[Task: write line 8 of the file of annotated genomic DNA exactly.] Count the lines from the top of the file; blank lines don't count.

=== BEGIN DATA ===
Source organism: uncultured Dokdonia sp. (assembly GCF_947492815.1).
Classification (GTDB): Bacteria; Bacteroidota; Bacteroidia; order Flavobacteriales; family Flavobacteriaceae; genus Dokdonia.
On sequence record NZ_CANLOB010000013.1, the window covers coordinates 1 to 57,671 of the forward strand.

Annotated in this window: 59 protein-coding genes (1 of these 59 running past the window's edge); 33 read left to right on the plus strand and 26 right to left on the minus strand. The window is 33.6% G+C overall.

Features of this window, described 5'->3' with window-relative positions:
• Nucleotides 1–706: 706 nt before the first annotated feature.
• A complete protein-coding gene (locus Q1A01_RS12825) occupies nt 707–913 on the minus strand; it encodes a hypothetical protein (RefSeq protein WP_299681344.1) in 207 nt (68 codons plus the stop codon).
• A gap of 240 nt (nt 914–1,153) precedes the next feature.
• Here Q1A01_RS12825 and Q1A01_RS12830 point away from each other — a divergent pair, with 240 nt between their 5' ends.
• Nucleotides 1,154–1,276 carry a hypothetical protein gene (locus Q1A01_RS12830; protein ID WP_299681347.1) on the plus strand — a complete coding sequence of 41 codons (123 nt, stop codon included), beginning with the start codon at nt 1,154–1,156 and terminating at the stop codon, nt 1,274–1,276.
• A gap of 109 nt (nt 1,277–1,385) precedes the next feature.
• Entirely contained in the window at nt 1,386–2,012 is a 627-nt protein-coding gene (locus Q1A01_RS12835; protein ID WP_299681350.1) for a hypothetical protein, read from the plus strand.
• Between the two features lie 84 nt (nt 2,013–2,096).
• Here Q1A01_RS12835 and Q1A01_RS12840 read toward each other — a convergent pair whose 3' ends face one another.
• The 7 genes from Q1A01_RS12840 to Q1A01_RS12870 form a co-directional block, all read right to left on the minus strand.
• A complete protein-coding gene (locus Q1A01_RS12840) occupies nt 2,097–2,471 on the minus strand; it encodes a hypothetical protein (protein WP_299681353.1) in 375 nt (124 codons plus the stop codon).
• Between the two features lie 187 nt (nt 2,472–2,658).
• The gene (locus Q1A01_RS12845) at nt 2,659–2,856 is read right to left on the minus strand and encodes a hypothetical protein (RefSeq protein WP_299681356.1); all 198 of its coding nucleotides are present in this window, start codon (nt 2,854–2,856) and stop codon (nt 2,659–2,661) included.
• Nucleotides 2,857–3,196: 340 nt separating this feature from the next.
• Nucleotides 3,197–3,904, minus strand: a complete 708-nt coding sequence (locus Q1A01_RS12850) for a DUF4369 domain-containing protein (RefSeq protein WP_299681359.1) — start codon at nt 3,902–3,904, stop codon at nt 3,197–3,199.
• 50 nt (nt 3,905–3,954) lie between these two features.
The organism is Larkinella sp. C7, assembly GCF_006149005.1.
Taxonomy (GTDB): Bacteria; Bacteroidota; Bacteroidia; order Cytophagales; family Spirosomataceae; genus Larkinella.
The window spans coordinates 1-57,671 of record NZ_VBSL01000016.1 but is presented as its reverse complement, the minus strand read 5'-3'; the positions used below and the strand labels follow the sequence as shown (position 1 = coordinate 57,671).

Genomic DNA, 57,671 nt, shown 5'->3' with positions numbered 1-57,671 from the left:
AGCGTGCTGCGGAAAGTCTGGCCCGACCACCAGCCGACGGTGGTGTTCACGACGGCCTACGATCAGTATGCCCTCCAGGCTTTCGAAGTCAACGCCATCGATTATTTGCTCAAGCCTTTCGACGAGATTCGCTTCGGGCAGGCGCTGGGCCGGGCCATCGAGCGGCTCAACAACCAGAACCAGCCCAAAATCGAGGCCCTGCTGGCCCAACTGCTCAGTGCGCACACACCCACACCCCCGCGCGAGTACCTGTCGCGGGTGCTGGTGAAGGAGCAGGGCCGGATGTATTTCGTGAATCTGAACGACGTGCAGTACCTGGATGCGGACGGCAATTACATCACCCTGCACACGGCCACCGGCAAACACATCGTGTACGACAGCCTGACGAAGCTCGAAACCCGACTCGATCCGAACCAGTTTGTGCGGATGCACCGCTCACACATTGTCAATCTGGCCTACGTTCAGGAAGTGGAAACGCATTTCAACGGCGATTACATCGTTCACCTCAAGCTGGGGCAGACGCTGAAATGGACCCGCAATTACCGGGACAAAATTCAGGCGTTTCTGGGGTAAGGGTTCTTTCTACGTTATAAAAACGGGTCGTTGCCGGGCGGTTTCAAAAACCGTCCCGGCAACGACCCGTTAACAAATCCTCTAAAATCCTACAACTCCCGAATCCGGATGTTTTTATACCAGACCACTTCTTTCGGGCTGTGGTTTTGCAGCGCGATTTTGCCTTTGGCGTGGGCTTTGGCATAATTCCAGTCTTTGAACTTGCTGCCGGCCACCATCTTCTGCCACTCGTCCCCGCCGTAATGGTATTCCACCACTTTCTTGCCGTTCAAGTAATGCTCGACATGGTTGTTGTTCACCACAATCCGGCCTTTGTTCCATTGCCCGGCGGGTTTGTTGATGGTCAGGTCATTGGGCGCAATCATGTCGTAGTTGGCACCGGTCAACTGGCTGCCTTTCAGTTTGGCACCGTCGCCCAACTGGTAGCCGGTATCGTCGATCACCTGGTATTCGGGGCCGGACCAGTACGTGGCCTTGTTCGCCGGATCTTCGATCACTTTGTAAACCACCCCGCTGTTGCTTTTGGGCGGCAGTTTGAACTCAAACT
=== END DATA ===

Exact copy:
• A gap of 240 nt (nt 914–1,153) precedes the next feature.